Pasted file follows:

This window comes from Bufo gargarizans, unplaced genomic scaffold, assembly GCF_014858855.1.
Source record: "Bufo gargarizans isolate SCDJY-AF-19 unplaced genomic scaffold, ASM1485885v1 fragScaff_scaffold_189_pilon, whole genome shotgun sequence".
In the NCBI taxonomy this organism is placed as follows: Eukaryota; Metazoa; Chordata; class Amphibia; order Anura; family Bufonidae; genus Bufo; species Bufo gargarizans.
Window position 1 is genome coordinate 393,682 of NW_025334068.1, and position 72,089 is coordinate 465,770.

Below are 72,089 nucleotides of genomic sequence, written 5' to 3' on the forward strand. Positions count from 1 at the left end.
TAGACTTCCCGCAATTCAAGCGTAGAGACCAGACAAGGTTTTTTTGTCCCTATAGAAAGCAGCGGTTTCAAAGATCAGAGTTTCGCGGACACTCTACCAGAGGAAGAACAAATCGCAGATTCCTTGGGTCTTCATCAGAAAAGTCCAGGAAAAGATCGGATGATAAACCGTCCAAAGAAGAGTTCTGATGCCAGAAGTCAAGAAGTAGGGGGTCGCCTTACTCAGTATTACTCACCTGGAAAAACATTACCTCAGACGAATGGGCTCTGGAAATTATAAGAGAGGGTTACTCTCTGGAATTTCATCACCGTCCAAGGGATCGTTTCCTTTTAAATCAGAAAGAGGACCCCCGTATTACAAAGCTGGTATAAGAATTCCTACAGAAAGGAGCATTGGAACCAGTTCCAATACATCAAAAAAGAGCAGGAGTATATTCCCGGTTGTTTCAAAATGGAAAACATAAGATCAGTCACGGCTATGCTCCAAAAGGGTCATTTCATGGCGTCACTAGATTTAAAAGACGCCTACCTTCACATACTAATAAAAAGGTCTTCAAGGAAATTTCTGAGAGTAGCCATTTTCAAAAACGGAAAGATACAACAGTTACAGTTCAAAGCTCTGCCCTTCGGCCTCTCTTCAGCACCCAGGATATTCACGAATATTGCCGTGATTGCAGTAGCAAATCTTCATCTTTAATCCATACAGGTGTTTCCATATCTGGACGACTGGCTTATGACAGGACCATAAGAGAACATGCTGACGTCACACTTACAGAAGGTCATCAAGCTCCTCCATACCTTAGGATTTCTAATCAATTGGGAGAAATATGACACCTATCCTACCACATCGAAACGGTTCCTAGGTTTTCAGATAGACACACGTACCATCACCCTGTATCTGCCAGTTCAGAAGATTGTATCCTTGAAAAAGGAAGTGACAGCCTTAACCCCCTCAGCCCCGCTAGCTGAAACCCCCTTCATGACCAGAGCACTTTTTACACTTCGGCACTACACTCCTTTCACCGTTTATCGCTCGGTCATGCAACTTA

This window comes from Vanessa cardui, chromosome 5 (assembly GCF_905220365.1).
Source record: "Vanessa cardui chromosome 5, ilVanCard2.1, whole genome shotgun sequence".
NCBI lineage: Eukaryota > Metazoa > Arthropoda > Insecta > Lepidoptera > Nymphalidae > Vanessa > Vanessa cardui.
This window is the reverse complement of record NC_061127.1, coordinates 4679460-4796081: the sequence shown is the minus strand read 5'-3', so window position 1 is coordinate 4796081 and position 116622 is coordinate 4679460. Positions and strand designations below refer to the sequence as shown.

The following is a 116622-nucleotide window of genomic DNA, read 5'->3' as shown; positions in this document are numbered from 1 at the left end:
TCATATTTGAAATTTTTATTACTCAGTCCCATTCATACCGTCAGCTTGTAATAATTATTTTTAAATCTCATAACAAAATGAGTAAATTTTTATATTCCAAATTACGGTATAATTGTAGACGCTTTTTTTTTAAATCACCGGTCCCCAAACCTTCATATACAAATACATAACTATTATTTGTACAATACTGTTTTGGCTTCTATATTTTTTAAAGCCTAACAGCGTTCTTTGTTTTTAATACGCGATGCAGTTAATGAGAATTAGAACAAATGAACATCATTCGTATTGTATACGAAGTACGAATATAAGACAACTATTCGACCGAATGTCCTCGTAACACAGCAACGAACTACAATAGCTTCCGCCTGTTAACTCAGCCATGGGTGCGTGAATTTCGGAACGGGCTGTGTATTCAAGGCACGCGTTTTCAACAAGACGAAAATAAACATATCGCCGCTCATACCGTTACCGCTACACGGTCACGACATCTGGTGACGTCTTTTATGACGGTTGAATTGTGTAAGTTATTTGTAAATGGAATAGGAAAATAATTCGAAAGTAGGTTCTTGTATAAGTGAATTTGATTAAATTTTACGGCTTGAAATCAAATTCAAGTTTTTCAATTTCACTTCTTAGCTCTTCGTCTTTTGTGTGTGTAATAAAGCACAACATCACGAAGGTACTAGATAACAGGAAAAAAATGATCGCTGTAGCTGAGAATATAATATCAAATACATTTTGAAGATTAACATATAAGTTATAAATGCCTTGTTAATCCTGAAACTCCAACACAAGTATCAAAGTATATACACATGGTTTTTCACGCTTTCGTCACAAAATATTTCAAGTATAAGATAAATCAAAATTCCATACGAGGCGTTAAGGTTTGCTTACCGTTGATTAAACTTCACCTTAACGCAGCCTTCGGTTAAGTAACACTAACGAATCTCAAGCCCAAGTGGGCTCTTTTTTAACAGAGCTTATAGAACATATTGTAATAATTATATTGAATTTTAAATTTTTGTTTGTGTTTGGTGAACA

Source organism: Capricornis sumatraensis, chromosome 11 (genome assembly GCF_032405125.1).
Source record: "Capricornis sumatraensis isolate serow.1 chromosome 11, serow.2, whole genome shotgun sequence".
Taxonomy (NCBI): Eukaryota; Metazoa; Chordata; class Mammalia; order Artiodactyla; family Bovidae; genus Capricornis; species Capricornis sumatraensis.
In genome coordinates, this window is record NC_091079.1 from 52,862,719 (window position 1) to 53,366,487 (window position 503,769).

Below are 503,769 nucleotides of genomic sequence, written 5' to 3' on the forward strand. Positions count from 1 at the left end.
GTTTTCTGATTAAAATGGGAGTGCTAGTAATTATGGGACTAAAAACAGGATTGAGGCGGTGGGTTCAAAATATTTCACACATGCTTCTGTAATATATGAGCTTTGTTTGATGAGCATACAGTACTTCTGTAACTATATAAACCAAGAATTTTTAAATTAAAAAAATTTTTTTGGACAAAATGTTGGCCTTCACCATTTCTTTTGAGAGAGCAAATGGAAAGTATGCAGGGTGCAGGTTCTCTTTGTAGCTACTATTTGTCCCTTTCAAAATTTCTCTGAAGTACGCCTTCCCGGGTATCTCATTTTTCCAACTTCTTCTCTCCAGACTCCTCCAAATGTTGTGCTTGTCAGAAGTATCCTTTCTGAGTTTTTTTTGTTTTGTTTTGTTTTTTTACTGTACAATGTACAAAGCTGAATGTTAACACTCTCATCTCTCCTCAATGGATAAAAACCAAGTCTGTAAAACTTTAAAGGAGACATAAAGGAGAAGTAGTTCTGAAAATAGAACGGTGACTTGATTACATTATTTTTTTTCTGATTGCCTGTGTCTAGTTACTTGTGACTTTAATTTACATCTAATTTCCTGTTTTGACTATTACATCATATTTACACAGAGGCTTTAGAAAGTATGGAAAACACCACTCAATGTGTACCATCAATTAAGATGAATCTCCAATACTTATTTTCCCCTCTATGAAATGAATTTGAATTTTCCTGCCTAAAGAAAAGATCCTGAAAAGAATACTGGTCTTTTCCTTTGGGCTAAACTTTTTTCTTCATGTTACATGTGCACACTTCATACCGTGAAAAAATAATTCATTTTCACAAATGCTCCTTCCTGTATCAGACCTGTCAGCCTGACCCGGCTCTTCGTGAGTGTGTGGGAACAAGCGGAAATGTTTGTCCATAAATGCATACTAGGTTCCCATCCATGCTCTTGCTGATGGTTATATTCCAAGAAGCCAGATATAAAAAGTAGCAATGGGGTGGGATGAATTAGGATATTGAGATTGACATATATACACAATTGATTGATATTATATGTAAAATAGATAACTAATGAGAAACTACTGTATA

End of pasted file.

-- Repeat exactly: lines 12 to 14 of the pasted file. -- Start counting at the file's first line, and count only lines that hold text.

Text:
TCATATTTGAAATTTTTATTACTCAGTCCCATTCATACCGTCAGCTTGTAATAATTATTTTTAAATCTCATAACAAAATGAGTAAATTTTTATATTCCAAATTACGGTATAATTGTAGACGCTTTTTTTTTAAATCACCGGTCCCCAAACCTTCATATACAAATACATAACTATTATTTGTACAATACTGTTTTGGCTTCTATATTTTTTAAAGCCTAACAGCGTTCTTTGTTTTTAATACGCGATGCAGTTAATGAGAATTAGAACAAATGAACATCATTCGTATTGTATACGAAGTACGAATATAAGACAACTATTCGACCGAATGTCCTCGTAACACAGCAACGAACTACAATAGCTTCCGCCTGTTAACTCAGCCATGGGTGCGTGAATTTCGGAACGGGCTGTGTATTCAAGGCACGCGTTTTCAACAAGACGAAAATAAACATATCGCCGCTCATACCGTTACCGCTACACGGTCACGACATCTGGTGACGTCTTTTATGACGGTTGAATTGTGTAAGTTATTTGTAAATGGAATAGGAAAATAATTCGAAAGTAGGTTCTTGTATAAGTGAATTTGATTAAATTTTACGGCTTGAAATCAAATTCAAGTTTTTCAATTTCACTTCTTAGCTCTTCGTCTTTTGTGTGTGTAATAAAGCACAACATCACGAAGGTACTAGATAACAGGAAAAAAATGATCGCTGTAGCTGAGAATATAATATCAAATACATTTTGAAGATTAACATATAAGTTATAAATGCCTTGTTAATCCTGAAACTCCAACACAAGTATCAAAGTATATACACATGGTTTTTCACGCTTTCGTCACAAAATATTTCAAGTATAAGATAAATCAAAATTCCATACGAGGCGTTAAGGTTTGCTTACCGTTGATTAAACTTCACCTTAACGCAGCCTTCGGTTAAGTAACACTAACGAATCTCAAGCCCAAGTGGGCTCTTTTTTAACAGAGCTTATAGAACATATTGTAATAATTATATTGAATTTTAAATTTTTGTTTGTGTTTGGTGAACA

Source organism: Capricornis sumatraensis, chromosome 11 (genome assembly GCF_032405125.1).
Source record: "Capricornis sumatraensis isolate serow.1 chromosome 11, serow.2, whole genome shotgun sequence".